Our swanky gay hotel included a breakfast buffet, but being Argentina, we were expecting a lame breadfast. We were quite pleased to find, when we went down to grab a quick meal, that it’s actually a huge spread, including many non-bread items – scrambled eggs, “bacon,” these weird sausage things, lunchmeat, fruit, cereal, yogurt and several types of bread. We enjoy our tasty non-breadfast, go back to the room, make sure we’ve got all the papers and I suit up. Dachary’s stressing about the time. I’m not, but that’s only because I don’t actually know what time it is.
I extricate the bike from the parking garage next door, and stumble upon a new technique (for me) to navigate city traffic in Latin America.
- find a moto rider who’s going your way and only a little bit crazy. E.g. splitting lanes and making forward progress but not taking every single possible squiggle between cars because they’re incapable of sitting still.
- tuck in behind them.
Dachary, meanwhile, hailed a cab, and beat me by a minute or two. I guess I spent too much time at the garage talking to the local and putting on my helmet and gloves.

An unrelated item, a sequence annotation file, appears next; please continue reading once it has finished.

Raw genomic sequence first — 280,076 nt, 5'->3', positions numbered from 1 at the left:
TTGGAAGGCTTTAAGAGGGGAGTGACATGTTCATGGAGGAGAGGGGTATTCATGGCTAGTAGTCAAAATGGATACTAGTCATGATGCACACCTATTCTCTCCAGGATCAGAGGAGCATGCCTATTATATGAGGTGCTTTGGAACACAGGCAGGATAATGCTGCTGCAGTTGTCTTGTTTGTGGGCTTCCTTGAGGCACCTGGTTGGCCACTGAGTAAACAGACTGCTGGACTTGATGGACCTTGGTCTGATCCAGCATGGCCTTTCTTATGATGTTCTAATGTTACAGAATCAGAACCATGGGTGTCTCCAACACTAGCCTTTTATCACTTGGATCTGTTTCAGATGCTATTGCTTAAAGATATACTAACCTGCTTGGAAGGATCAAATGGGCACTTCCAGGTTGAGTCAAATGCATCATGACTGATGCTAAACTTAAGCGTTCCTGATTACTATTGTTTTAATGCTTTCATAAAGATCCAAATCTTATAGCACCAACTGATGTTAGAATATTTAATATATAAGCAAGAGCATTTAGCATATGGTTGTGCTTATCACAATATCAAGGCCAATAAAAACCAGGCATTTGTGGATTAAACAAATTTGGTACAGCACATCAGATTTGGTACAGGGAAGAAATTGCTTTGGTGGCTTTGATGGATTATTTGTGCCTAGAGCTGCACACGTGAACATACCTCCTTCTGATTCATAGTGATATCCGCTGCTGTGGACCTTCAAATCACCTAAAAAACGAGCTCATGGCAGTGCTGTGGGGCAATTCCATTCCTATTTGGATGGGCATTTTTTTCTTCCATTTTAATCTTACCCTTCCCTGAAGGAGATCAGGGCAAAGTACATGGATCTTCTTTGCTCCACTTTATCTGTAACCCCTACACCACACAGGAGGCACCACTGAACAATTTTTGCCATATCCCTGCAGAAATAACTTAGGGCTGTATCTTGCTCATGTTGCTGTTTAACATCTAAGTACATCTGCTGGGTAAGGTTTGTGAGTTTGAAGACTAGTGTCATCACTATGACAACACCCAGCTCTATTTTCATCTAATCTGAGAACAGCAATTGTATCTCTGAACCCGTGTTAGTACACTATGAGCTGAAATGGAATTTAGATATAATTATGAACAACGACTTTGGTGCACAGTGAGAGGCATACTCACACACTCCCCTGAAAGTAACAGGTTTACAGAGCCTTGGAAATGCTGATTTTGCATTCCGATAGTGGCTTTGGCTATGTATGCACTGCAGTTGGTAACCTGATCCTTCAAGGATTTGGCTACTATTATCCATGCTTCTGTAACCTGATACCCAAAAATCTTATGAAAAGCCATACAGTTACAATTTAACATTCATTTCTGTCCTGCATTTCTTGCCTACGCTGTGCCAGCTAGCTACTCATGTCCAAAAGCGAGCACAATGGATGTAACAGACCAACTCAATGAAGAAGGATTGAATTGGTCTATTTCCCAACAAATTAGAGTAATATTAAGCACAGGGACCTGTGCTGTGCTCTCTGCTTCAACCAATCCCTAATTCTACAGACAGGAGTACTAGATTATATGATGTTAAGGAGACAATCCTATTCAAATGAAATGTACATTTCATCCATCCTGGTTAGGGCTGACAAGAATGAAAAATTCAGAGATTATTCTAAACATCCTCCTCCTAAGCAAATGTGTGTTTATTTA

It’s about 9:32 when we arrive and the tow truck guy was supposed to be there at 9:30. Dachary proceeds to stress, and we come to the conclusion that it’s stressy because we are now totally dependent upon other people: the tow guy, the shipping company, customs… Also, she feels like she’s let Nargo down because she didn’t disconnect the battery before storing her. I still think there’s something more wrong with her than just the battery. Someone on ADVRider suggests that it’s a combo of a dead battery and a borked alternator. That sounds plausible to me, although I thought these had a stator, not an alternator.
We don’t do well when we’re at the mercy of others. We’re cool with customs. We treat them like gods because they have the power of them. But, they’re generally inclined to do what you want (let you pass) and we don’t feel dependent on them in the way we do here. Tow guy, crating guys, shipping company, customs agents who have to deal with TSA bullshit because it’s going to the US, no real idea when it will go out, or what it will cost….
10:00 comes by and no tow guy. I go across the street to the hair dressers to borrow their phone and call Sandra. Tow guy’s stuck in traffic. He would have called us, but we’ve got no cell phone that works here. He shows up a couple minutes later but it turns out he’s spent two hours in traffic trying to get to us. Sandra chose well though. He’s a really nice guy who’d helped her out before. She was concerned we’d be all picky about price. I told her “we need to get it towed and we’re willing to pay whatever it costs to do that as long as it’s not unreasonable.” “But what’s reasonable?” she asked. “I don’t know. I have no idea what it costs to tow a bike here. Whatever you think is decent.” In the end it was $380 Argentine pesos, or just under $100 US for him to sit for two hours in traffic and then drive us like 40 kilometers to the airport.